Being a Zamboni driver

First off, I'd really like to thank everyone who read my previous blog post, it was incredibly interesting to read how many different people have been affected by depression in some way and the support was so very appreciated. Thank you.
 
Anyways, more importantly. 
 
Zambonies. 
 
 



 
If you've been to any event that's taken place at an arena (save for Curling), you've likely seen one. (Or an Olympia, another brand of Ice Resurfacer) They are big, they are cute and they are mesmerizing. Seeing dirty, white ice transform into clean, reflective ice has a hypnotic quality to it. 
 
As a Canadian, it wasn't uncommon when you were a kid to sit around at your local rink during a minor league hockey game and spend the intermissions pressing your face against the glass to watch the whole procedure - it seemed magical. As an Olympic level Speed Skater (short story: qualified for Olympic trials, didn't want to give up 150% of my free time), I'd even spend some of my warm-up and down time watching the thing. I think it's safe to say that anyone who's experienced this euphoric effect has wanted the opportunity to drive one of these mythical mechanical beasts.
 
I've spent the past year (and a bit) working in order to help afford my education for fall 2011 onward. I ended up getting a job working for the city I live in as a maintenance person as well as 'manager' of the local outdoor stage they own. (I have lots of sound/music background, that's what I'm continuing my education in) This was a pretty cool gig! I spent my whole summer outdoors working with musicians (and some actors for a while, but we don't speak of thespians) and enjoying the fresh air. Below this text was a picture of where I was working.
 
It was picturesque, beautiful and a perfect job for summer.
 
But... Being Canadian....
 
So much for the cushy, outdoor stage job.
 
Seeing as the stage is not heated and that it wasn't going to be used for the 10 months of winter we have, (exaggeration, just so you know. Barely...) I had to be relocated until next season. I was scared of ending up doing too much outdoor work now! Thankfully, it finally got decided (plus, you already know where I'm going with this) - I was to be 'stationed' in the arenas until the grass came back out.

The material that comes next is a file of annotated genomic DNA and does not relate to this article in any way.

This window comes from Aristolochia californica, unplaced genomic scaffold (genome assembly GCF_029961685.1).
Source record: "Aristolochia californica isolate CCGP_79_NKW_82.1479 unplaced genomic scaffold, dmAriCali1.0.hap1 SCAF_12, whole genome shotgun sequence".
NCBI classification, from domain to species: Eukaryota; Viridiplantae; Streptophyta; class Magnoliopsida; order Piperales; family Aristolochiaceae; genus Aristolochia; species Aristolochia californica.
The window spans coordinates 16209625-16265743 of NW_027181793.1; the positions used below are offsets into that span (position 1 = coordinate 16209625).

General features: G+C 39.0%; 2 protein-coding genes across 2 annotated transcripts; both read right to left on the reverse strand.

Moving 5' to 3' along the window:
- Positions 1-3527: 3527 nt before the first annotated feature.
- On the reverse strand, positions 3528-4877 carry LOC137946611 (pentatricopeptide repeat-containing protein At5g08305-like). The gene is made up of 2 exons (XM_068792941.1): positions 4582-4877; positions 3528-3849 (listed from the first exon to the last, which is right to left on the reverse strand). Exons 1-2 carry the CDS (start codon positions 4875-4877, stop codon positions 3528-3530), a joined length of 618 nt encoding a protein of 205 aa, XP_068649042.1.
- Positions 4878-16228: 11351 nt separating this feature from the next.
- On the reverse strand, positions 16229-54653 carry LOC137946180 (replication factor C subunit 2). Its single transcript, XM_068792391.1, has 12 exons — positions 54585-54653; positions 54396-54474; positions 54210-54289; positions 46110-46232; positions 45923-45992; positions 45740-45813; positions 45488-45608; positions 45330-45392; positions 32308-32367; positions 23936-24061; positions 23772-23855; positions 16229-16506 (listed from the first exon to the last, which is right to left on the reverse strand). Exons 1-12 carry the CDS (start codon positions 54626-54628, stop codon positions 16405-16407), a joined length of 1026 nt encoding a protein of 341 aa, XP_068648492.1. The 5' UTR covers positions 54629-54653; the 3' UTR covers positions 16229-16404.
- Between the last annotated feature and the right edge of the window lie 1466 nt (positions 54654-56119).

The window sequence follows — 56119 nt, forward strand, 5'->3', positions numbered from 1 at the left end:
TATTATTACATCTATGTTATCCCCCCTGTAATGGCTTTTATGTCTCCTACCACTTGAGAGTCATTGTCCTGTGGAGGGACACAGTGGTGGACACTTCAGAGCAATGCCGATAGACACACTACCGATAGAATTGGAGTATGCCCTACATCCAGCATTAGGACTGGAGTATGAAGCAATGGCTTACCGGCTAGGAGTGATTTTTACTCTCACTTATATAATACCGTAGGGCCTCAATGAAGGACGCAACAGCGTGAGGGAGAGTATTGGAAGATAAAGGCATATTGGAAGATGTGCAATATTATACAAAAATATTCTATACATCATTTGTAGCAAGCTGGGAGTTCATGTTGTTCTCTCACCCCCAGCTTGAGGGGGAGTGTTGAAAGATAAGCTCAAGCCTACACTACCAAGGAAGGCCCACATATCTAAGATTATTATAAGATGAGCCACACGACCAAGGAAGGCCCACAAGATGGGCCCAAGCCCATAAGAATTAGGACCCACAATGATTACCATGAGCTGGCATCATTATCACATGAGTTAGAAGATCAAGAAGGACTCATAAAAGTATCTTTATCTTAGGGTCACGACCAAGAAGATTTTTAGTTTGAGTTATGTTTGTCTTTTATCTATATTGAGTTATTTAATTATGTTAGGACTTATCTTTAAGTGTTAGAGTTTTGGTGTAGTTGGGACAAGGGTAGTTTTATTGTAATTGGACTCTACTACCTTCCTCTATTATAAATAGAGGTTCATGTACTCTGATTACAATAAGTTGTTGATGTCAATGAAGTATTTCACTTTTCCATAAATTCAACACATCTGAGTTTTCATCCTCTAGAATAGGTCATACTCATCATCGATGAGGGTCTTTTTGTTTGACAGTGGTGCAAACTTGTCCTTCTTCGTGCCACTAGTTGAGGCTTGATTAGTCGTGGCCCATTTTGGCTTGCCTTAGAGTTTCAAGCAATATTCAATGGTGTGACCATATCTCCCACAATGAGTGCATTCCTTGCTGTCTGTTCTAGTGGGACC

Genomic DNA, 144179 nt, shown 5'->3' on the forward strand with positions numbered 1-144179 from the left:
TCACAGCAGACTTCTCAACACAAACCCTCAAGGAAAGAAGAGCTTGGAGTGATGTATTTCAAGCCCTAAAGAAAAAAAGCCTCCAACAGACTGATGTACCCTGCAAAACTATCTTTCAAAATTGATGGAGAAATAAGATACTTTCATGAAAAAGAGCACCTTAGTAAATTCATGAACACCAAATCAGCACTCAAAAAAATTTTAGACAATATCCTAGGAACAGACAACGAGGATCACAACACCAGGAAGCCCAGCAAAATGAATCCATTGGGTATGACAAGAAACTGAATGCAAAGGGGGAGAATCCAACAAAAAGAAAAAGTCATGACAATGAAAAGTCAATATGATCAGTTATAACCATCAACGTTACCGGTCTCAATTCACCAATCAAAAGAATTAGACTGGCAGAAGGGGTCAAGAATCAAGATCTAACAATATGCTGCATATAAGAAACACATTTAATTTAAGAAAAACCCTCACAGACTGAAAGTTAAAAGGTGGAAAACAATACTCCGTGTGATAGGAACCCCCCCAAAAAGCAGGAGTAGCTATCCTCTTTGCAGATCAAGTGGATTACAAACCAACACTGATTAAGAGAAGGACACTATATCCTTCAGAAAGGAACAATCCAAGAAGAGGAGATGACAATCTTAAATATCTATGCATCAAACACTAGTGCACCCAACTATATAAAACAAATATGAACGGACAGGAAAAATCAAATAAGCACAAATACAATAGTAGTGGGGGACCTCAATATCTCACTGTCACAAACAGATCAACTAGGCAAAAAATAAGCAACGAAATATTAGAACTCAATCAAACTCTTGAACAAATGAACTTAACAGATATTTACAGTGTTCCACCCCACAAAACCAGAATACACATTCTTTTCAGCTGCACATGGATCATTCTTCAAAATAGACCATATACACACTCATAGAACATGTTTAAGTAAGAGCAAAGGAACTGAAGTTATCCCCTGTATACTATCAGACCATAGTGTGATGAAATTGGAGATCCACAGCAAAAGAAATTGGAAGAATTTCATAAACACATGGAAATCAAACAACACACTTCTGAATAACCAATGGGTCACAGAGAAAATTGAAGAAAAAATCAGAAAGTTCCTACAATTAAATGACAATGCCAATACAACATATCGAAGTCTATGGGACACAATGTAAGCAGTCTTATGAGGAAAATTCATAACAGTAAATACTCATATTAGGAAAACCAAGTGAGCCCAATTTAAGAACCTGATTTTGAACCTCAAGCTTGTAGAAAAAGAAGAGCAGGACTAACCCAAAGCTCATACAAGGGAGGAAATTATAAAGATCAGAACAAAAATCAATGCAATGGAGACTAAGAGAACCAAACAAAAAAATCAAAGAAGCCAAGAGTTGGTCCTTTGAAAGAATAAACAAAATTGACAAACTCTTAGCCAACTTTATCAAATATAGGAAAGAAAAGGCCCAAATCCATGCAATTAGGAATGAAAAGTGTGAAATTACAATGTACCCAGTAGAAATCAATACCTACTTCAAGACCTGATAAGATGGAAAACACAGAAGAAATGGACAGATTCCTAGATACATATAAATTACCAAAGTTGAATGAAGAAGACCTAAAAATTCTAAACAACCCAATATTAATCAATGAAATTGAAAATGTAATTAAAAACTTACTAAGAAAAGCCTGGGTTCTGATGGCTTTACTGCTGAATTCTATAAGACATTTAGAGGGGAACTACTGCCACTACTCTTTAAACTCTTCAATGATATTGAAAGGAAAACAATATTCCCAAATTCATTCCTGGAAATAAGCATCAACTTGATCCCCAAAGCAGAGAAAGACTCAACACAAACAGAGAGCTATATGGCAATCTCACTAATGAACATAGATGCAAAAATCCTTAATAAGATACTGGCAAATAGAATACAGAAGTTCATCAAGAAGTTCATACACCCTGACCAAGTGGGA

At first it didn't settle in. "arenas, huh? Cool, so I'll be picking up garbage after games, cleaning dressing rooms..." 
"Ready for your training on the machine?"
"Machine? What?
 
Oh....
 
Hell yes"
 
It took about an afternoon's worth of learning to get the basics, but I could essentially start driving a Zamboni! I let loose with the thing in the empty arena, got it up to top speed and felt the cool air running through my hair (it can go pretty quick!) before turning in for my first few practice floods. Sure, my ice didn't look perfect the first few times; but after a few weeks it was starting to get consistent! Now, having done it for around a year, I can do pretty good ice fairly consistently (not perfect though, it takes a ton of experience to nail it every time - I'll touch on that in a second) but the controls are no longer an issue; it's simply the gauging of how much water to leave, how much ice to take off, etc.
 
Let's talk about how a Zamboni works.
 
People see these machines all the time, but unless you play these sports or are maintaining the ice, you rarely think about what the thing is actually doing. The Zamboni is essentially performing two tasks: 

1) Slicing off a thin layer of ice with an extremely (read: EXTREMELY, ARM SEVERINGLY) sharp blade, and the snow that is produced is taken via a horizontal and then vertical auger into the hopper (The big blue part in the picture provided earlier [our machine's hopper was white]).  

2) Spreading water behind it with a skirt which acts as a giant squeegee.
 
This is simplifying it to its extremes, but these are the basic principles of the Zamboni. 
 
There is also a very specific path which is followed, I have attempted to draw it out. (Sorry I suck at drawing)
 
 
As you can see, we start with the edges then work to the middle, then start a series of loops which are the exact same size around whilst overlapping at the ends. The tricky part comes from knowing how to balance your water at the ends (if you don't leave enough, it'll look dry and crappy. If you use too much, it'll build up and start melting that ice [we use hot water]) as well as adjusting your blade (you're going over the same spot over and over again, if you leave your blade down you'll wear it down).
 
You do get used to that though, haha. Allow me to show you the controls =)
 
This is taken from the seat of the Zamboni. From right to left: 

1) This is the control for the blade. It controls the incline as well as the height, so it is not just a simple up-and-down motion.